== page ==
While better than last month, our higher priced home sales just aren’t where they should be. With only 17 sales in all of December over $700,000 it is clear that this home buyer has jumped back on the fence.  While I can justify the up to $1.3  million a bit due to lack of good inventory of active listings, we have a large inventory of high-end luxury homes so that isn’t an excuse for this niche.  Mercurial once again comes to mind!

Lake Norman’s Waterfront Housing Market

So, here is the reality of Lake Norman’s waterfront housing market:   We are essentially running out of good lower priced waterfront homes, even tear-downs, and very few are coming one the market.  Gone are the great tear-downs or good but distressed homes in the $300,000-$800,000 price ranges.  I work with a number of waterfront buyers and honestly there aren’t even many good properties on the market right now up to $1.3 million on the southeast side of the lake.   Unfortunately, waterfront buyers come to Lake Norman expecting to find good options in the lower and trade-up price ranges many times leave disappointed.  We still have some, but they are mostly at the end of coves, can’t have docks or are in less desirable locations. I have sold several luxury home buyers waterfront lots this year as an alternative to settling for a home that doesn’t suit them or needs too much work. My gut is telling me that when spring arrives and new listings come on the market they are going to be at higher price ranges because the demand is there.  Prices are going up out of circumstances rather than overall market trends.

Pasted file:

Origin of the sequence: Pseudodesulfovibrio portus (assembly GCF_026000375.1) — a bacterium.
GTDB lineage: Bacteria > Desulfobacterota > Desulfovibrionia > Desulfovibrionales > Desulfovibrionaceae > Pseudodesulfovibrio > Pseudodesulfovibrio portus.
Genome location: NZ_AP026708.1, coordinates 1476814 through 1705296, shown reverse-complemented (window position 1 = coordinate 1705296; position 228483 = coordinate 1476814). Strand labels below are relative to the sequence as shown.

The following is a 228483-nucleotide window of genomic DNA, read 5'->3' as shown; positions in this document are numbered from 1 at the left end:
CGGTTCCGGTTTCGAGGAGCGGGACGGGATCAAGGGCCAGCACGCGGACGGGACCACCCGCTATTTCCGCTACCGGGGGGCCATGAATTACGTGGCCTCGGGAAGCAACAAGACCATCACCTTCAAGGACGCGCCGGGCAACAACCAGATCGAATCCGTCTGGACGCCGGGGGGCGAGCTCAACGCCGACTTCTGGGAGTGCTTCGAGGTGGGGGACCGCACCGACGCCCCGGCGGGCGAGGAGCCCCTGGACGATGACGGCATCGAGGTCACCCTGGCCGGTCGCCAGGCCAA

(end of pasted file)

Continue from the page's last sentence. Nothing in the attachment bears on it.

As of today we have 51 waterfront properties under contract and our months of supply based on the December sales is 11.2.  This puts waterfront homes back into a buyer’s market. However, it is important to note that these active listings have  been on the market on average 228 days while the average days on market for waterfront home sales in December was only 103.  Can you say stale inventory?   Another issue: 20% of our active waterfront listing are over $900,000 and yet this niche represented only 6.8% of our sales in December.  Waterfront home buyers are going to have to lower their expectations and/or be willing to be more flexible. Keep in mind that the only finite property Lake Norman has is waterfront so supply and demand should drive prices up consistently in the future.  Seriously, buy as soon as possible…this spring, if you find a waterfront property with good water in an acceptable price range.